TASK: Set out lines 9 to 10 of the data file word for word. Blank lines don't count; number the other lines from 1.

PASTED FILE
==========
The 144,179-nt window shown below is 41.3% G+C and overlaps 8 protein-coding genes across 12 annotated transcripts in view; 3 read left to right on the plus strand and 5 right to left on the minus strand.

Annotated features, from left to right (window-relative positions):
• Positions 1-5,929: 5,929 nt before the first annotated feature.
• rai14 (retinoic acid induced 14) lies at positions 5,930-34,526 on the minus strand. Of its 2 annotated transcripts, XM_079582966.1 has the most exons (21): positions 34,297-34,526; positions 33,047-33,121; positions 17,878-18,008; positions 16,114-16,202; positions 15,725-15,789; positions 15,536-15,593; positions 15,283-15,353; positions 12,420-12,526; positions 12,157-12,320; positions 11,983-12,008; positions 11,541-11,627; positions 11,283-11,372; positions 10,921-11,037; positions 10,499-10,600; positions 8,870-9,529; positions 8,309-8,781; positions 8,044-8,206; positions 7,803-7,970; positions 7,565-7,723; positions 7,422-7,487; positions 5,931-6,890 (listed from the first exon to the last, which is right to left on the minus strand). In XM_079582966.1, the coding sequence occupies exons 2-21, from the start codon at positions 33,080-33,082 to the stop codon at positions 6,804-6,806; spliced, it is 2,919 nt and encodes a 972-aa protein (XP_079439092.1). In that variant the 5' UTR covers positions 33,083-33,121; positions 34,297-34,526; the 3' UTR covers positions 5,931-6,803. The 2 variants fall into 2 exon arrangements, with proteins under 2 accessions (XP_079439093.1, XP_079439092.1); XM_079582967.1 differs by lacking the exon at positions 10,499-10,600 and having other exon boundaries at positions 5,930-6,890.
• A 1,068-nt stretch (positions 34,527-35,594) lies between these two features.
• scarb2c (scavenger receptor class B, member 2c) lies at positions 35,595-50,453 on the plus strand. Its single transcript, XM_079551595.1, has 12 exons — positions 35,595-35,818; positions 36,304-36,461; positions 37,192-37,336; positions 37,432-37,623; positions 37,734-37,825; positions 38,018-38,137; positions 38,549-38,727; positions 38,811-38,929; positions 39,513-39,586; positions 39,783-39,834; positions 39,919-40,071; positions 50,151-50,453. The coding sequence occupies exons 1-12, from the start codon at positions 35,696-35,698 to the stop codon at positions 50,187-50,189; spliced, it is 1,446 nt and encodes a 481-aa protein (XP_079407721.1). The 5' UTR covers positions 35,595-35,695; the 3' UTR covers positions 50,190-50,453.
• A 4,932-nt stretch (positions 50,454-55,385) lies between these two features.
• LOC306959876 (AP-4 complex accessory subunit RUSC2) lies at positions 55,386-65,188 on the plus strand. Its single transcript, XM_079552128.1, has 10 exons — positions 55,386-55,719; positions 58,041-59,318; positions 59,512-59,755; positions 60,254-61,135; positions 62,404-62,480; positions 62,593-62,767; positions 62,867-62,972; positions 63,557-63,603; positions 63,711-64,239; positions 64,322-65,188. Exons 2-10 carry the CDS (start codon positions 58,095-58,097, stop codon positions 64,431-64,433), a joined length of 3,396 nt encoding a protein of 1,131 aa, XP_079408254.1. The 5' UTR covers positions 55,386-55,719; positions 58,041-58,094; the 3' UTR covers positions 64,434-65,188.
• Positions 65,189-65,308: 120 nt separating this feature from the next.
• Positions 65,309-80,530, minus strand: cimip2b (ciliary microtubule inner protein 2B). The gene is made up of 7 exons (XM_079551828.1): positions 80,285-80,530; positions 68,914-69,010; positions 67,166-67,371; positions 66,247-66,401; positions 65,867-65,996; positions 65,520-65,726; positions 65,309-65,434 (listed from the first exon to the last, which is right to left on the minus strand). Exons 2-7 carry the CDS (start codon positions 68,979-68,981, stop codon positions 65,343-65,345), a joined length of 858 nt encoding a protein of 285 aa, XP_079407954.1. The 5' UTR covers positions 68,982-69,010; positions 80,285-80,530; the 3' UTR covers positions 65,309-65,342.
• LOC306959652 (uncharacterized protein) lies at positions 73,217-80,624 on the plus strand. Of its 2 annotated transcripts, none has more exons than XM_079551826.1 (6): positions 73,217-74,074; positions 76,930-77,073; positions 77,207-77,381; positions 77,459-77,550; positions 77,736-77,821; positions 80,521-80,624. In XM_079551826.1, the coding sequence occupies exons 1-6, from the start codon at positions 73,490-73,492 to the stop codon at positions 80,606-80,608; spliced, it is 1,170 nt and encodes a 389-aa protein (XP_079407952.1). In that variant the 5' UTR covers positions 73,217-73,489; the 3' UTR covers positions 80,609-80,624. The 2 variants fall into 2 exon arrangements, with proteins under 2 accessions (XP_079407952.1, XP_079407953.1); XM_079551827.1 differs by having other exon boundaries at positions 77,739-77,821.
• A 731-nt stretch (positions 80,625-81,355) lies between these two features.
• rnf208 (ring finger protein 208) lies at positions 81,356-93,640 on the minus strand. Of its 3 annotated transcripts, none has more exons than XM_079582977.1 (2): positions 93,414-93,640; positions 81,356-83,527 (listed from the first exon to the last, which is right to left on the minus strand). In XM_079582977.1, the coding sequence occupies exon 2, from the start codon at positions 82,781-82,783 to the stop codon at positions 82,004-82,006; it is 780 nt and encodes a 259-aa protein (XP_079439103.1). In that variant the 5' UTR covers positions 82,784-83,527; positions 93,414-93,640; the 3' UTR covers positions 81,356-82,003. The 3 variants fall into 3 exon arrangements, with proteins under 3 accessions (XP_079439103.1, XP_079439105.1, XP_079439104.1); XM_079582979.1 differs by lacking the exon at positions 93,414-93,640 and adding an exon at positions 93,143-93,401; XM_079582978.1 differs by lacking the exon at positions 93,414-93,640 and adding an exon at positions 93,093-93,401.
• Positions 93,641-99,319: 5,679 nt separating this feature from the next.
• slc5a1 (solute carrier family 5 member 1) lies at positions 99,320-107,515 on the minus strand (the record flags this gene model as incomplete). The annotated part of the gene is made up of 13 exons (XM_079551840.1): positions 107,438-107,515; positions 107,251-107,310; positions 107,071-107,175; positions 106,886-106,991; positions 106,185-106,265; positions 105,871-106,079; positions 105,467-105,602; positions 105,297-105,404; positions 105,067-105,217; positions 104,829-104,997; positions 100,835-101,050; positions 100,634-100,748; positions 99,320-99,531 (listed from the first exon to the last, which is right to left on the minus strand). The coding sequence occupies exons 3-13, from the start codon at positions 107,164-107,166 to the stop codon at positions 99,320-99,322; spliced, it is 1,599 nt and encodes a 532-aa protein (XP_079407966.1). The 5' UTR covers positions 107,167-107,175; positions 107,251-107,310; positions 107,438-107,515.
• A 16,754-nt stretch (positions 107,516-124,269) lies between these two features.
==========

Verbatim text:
• Positions 65,189-65,308: 120 nt separating this feature from the next.
• Positions 65,309-80,530, minus strand: cimip2b (ciliary microtubule inner protein 2B). The gene is made up of 7 exons (XM_079551828.1): positions 80,285-80,530; positions 68,914-69,010; positions 67,166-67,371; positions 66,247-66,401; positions 65,867-65,996; positions 65,520-65,726; positions 65,309-65,434 (listed from the first exon to the last, which is right to left on the minus strand). Exons 2-7 carry the CDS (start codon positions 68,979-68,981, stop codon positions 65,343-65,345), a joined length of 858 nt encoding a protein of 285 aa, XP_079407954.1. The 5' UTR covers positions 68,982-69,010; positions 80,285-80,530; the 3' UTR covers positions 65,309-65,342.